The response from political leaders in North Texas to the U.S. military's strikes on a Syrian air base has been largely supportive across party lines.
Still, there are questions about consulting Congress before taking such action and what is next.
U.S. Sen. John Cornyn (R-TX):
"I'm glad to see President Trump take action against this butcher, Bashar al-Assad, who has killed 400,000 of his own people and has now used chemical weapons in violation of international law against his own people, including these innocent children. But this is perhaps the easiest part. The hard part now comes by United States Congress engaging with the White House in a conversation about exactly what should our policy be, and how do we devise a strategy where we know how this will end. That's the hard part, as we've seen from the conflicts we've been involved with in Iraq and Afghanistan. How does this end?"
U.S. Sen. Ted Cruz (R-TX):
"Today, after eight years of Obama foreign policy failures, Syria is a humanitarian disaster. Bashar al-Assad is a monster, a puppet of Russia and Iran, and he has once again used chemical weapons against his own citizens, murdering innocent men, women, and children.
"Our prayers are with Assad's victims, and with the victims of the ISIS and al Qaeda terrorists ripping Syria apart. And, as always, our support and prayers are with the brave Americans in uniform who carried out the military strike tonight.
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"Any military action in Syria must be justified as protecting the vital national security interests of America – including decisive action to prevent chemical weapons from falling into the hands of radical Islamic terrorists – and I look forward to our Commander-in-Chief making the case to Congress and the American people how we should do so in the days ahead."
U.S. Rep. Pete Sessions (R-Dallas):
"Yesterday, the President made it clear that we will not stand idly by while Bashar al-Assad barbarically uses chemical weapons to take the lives of innocent men, women and children. President Trump's decision to launch a targeted airstrike on the airfield where Assad launched the deadly chemical attack on Monday shows a strength and responsibility that we have not seen in eight years. While the complexity of the situation in Syria grows daily, I believe this is a solid first step, and I look forward to working with the president and my colleagues in Congress to hold the Assad regime accountable for its heinous actions."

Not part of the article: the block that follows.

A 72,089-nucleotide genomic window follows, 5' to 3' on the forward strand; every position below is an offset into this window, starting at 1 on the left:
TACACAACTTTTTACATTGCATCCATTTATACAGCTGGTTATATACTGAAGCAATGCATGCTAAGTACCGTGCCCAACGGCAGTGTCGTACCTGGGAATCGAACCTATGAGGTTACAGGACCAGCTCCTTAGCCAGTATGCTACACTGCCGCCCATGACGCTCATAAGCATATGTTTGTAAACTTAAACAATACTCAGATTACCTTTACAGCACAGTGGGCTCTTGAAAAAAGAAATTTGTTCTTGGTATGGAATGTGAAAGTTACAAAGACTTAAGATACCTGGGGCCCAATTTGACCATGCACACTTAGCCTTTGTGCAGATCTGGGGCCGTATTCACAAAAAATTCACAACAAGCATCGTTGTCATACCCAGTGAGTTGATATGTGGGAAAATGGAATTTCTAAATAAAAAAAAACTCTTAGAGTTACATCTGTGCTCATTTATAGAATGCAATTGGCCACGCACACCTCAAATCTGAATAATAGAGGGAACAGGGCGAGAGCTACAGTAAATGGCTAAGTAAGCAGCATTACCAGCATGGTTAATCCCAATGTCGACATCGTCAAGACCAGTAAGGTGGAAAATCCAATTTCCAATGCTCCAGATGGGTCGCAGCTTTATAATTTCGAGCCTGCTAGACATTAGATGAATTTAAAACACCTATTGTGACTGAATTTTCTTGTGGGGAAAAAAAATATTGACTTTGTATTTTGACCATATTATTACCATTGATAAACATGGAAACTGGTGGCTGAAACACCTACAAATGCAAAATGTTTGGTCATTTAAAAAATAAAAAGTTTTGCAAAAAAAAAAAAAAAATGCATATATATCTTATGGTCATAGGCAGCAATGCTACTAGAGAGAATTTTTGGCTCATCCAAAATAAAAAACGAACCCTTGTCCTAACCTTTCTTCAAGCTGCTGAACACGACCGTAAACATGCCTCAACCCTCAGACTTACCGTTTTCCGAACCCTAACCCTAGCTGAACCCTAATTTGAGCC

U.S. Rep. Marc Veasey (D-Fort Worth):
"The world was shaken by the images that resulted from Bashar al-Assad's latest chemical attack against his own people. Despite my support for the goals of last night's airstrike, the crisis in Syria will not be resolved by one night of airstrikes. It is imperative that President Trump consults with Congress about the long-term strategy in Syria, the repercussions of last night's actions and any future planned military operations. With last night's actions, it is urgent that Congress debate the need to update the Authorization for Use of Military Force (AUMF) to reflect the global threats abroad. When Congress enacted AUMF in 2001, the world was not operating under the threat of ISIS, Russia's aggression in Europe, provocations by North Korea and violations of missile treaties. That is why Congress must now debate how these new realities will shape any updated authorizations for future military actions."
U.S. Rep. John Ratcliffe (R-Rockwall):
"The Assad regime's horrific attack on innocent civilians earlier this week was in complete defiance of international law barring the use of chemical weapons. I applaud President Trump for his decision to call for a military strike on the airfield where this chemical attack was launched. His action was an appropriate, direct and proportional response to this heinous assault on innocent life. Through his decisive action, the president has signaled a clear departure from the many years of failed policies that have allowed for further destabilization in the Middle East. As a Member of Congress, I will stay actively engaged as we move forward with the Trump administration in addressing any further involvement in Syria."
U.S. Rep. Eddie Bernice Johnson (D-Dallas):
"On April 6, 2017, without the authorization of Congress, President Trump ordered airstrikes in Syria as a response to the recent horrific use of chemical weapons by Bashar al-Assad. Although the United States does not support the actions and treatment of Bashar al-Assad, President Trump and his Administration must first consult with Congress to develop a comprehensive strategy that clearly states the United States' intent in interactions with Syria. We have a larger issue that needs to be addressed and one night of attacks does not end the continuous troubles seen in Syria.
"The Administration needs to work with Congress in finding a solution to handle the humanitarian crisis that continues to devastate Syria and find a way to protect the Syrian people from continuous violence. Our country should not force an escalated situation by putting innocent lives at risk."
U.S. Rep. Roger Williams (R-Austin):
"Over the past six years the United States stood by hoping the conflict in Syria would somehow resolve itself. Redlines were crossed and still, action was never taken – the most powerful nation in the world refused to show leadership. Last night, President Trump responded swiftly to a heinous and illegal act of cowardice and evil by President Assad. I support this emergency response. Now that we have sent a message to the world, if President Trump has a long term strategy he should come before Congress before any additional military action is taken."